Britain’s finance minister unveils a cost-of-living budget on Wednesday as the government seeks to keep a grip on public spending in the face of a fresh wave of strikes over pay.
Chancellor of the Exchequer Jeremy Hunt delivers his tax and spending plan to parliament from 12:30 GMT, as teachers, junior doctors, civil servants, BBC journalists and drivers on London’s underground Tube railway stage the latest day of mass walkouts.
Public and private sector workers show little sign of ending strike action that began last year when rocketing inflation slashed the value of wages.
Ahead of the budget, Hunt has flagged increased childcare funding and proposals to encourage Britons aged over 50 to rejoin the jobs market.
The government is also expected to confirm plans to entice those who have dropped out of the jobs market back to work.
It is looking to fill 1.1 million staff vacancies — in part caused by a lack of EU workers following Brexit, and a record number of people classed as long-term sick.
Reports add that Hunt could allow workers to put more tax-free money into their private pensions.
“Reports of senior doctors retiring early due to the impact of pension tax allowances… have undoubtedly been of particular concern to the government given the pressures already on the health system following the pandemic,” noted Tom Selby, head of retirement policy at AJ Bell.
“However, both the lifetime and annual allowance apply across all types of private pensions and so this announcement would increase the retirement savings limits for millions of Brits.”
In neighbouring France, the Senate at the weekend voted to approve a deeply unpopular reform to the country’s pension system.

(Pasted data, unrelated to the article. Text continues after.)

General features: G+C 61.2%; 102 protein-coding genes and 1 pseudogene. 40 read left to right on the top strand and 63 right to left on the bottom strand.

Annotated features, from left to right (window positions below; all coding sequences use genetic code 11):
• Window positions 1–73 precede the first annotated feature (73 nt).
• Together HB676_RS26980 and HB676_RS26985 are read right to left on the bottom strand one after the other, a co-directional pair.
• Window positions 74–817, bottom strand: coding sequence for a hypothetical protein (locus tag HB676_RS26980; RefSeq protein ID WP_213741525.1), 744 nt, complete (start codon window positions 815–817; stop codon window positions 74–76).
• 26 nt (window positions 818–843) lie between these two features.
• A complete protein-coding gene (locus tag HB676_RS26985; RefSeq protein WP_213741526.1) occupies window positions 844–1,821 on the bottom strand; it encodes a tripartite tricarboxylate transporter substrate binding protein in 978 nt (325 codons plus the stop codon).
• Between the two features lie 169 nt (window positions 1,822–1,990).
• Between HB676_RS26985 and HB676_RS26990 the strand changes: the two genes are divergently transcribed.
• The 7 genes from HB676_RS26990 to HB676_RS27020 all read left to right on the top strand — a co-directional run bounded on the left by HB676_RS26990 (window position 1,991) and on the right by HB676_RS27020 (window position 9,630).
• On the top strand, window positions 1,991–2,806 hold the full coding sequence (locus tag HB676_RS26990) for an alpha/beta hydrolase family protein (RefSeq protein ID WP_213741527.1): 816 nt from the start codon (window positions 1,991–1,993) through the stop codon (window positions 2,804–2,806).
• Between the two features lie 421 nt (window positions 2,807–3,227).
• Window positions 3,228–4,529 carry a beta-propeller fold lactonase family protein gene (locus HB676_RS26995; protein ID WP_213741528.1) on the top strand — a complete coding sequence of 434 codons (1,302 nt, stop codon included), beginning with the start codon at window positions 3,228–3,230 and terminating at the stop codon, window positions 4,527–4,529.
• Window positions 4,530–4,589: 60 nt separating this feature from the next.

The headline measure is a hike in the minimum retirement age to 64 from 62, seen by many as unfair to people who started working young.
Britain’s retirement age of 66 is meanwhile set to increase before the end of the decade, meaning a longer wait to access the state pension. Private pensions are available at an earlier age.
[00:40, 15/03/2023] Grace Madam: Senegal Opposition Party Launches Protest Over Leader’s Trial
[00:41, 15/03/2023] Grace Madam: Thousands of supporters of Senegalese opposition leader Ousmane Sonko rallied in Dakar on Tuesday, the first of several days of protests as the country prepares for elections in less than a year.
Tensions are rising ahead of the vote in a country seen as a democratic mainstay in the region, amid speculation that President Macky Sall could bypass the constitution and seek a third presidential term.
The demonstration called by the Liberate the People coalition was the first authorised by authorities in recent months.
“In 2024, no one will be able to stop us from taking this country,” Sonko told his followers.
“I don’t believe in Macky Sall’s institutions because he himself doesn’t respect them,” he said, calling on his supporters to back him in big numbers…
BBC EDITED BY GRACE NAMIJI